Leeds & West Yorkshire

Mental illness 'affected' death accused Angela Pearson

A woman accused of killing her mother through gross negligence was suffering from two conditions that affected her judgement, a jury has heard.

Angela Pearson, of Guiseley, Leeds, is accused of killing her mother Eileen, 82, whose "emaciated" body she drove to Leeds General Infirmary in May 2011.

The 53-year-old denies manslaughter by gross negligence.

Preston Crown Court heard Ms Pearson was said to be suffering from two syndromes at the time of death.

The West Yorkshire Police employee, of Ghyll Road, Guiseley, is said to have failed to provide adequate food, nourishment and care to Mrs Pearson and failed to summon timely medical help before she drove her dead body to hospital.

Human waste

Police who visited their home found the property squalid.

Rooms were piled high with a mixture of discarded possessions, soiled clothes, soiled nappies, food waste, bottles filled with urine and human waste.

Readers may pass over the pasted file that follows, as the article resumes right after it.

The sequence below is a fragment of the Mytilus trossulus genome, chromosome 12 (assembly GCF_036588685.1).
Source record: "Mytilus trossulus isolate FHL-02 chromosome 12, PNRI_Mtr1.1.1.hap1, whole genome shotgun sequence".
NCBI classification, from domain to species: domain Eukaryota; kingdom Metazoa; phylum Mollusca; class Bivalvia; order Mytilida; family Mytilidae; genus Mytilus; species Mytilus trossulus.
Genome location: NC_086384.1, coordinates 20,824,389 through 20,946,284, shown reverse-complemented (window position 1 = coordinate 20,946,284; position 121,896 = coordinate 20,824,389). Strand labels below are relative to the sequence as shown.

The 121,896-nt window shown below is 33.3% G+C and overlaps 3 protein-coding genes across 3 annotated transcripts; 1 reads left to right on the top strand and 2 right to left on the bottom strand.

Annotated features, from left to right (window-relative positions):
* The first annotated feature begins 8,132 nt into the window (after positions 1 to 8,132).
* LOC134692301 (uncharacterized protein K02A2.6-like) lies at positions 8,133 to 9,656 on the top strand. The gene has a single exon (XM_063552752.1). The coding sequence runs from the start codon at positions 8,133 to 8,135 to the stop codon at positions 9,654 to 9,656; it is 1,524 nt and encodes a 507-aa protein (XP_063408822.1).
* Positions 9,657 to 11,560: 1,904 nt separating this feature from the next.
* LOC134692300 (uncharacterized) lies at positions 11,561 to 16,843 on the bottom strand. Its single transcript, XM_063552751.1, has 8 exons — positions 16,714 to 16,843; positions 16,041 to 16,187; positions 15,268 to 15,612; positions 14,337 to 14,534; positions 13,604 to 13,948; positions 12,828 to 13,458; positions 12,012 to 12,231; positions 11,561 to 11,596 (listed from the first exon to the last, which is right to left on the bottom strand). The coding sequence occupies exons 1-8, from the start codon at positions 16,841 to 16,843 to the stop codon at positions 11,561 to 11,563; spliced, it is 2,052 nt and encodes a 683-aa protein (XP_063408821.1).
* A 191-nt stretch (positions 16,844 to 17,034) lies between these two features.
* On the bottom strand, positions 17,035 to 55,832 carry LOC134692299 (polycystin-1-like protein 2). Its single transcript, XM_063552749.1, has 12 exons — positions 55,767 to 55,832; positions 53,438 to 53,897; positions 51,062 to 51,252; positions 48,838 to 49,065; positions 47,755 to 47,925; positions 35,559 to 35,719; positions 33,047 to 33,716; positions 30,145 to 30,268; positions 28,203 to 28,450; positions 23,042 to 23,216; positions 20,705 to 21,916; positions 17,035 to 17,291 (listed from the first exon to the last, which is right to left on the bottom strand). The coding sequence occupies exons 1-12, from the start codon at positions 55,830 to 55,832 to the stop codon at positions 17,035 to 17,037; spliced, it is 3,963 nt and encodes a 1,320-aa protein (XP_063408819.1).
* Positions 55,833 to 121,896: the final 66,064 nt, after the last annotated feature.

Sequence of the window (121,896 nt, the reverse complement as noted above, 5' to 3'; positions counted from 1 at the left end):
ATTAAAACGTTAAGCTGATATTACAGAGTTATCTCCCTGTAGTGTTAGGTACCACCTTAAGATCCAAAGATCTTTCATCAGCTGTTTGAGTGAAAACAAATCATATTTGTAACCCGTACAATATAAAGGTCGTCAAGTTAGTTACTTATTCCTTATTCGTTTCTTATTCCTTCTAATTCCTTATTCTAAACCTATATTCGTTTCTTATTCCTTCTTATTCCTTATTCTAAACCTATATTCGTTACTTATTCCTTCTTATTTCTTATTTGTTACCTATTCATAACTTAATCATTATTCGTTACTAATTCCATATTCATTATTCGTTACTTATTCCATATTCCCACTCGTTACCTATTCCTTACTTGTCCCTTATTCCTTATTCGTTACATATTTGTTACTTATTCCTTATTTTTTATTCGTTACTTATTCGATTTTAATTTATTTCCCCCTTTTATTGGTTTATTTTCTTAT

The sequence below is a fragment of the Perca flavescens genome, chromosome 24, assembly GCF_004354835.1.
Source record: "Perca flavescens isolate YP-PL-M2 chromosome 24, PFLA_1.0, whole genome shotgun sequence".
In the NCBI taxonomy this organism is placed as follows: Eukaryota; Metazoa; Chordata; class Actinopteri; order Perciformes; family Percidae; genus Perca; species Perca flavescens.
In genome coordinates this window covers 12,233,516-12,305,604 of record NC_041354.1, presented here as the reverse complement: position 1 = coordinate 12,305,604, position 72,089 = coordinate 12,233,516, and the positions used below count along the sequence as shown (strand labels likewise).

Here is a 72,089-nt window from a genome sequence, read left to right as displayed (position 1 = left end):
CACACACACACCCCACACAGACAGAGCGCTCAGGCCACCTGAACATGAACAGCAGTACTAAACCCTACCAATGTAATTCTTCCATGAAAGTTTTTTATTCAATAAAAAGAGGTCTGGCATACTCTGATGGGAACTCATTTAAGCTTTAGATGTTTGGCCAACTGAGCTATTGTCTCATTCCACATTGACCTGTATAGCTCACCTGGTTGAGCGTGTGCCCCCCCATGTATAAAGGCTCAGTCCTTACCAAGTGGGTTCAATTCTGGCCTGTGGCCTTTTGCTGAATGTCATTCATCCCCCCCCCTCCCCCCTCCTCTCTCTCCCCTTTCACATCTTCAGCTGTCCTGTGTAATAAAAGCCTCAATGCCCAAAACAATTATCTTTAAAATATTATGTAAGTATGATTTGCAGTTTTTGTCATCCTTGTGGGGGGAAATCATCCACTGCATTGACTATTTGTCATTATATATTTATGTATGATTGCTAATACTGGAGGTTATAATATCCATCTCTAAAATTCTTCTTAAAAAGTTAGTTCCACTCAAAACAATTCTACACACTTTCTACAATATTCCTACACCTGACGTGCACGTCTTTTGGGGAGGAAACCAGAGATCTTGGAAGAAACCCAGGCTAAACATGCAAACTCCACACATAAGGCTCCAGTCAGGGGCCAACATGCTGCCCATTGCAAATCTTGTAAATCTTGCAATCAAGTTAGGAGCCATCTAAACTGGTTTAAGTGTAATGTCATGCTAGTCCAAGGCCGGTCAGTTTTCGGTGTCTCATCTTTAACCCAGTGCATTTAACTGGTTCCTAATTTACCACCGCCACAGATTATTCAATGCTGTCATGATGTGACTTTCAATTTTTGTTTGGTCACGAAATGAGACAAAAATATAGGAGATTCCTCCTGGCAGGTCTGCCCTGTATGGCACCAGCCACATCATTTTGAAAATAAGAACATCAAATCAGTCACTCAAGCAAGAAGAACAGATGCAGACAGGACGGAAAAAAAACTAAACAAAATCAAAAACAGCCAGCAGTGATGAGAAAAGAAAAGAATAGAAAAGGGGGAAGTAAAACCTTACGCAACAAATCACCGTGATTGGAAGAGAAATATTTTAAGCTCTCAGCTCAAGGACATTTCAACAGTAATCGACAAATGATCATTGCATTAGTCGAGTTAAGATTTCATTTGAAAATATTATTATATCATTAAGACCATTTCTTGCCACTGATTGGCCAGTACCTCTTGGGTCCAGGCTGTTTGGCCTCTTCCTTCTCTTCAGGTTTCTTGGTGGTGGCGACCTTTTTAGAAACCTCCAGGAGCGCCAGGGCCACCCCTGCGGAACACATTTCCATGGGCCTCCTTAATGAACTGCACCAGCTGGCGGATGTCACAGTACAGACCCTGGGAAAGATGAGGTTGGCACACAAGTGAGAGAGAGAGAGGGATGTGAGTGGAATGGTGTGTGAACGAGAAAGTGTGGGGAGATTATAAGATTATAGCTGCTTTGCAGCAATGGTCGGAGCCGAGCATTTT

The court heard Mrs Pearson took to her bed following the death of the defendant's father in 2001 with her only child being her sole carer.

Both women were said to be suffering from Diogenes syndrome, also known as senile squalor syndrome, which is characterised by such actions as compulsive hoarding of rubbish.

They also suffered from folie a deux syndrome - translated from French as madness created between two people.

Defence psychiatrist Nigel Eastman said: "It is clear that the defendant grew up in a very enmeshed relationship with her mother.

"An overly close relationship. Not a normal relationship, an enmeshed relationship that never separates."

Prof Eastman explained folie a deux depended on one person being the primary individual, in this case Eileen Pearson, with the other person being in the shadow of them.

He said Ms Pearson felt "cosy" living amid the terrible and chaotic household conditions.

Earlier, the defendant told the jury that her mother only wanted her to care for her and that she had "absolutely no idea" she was so close to death.

Prof Eastman said: "She was caring for her mother in a profoundly misguided fashion."

He said her perception of the risk to her mother's health was not that of a normal person because of her mental disorder.

The case continues.

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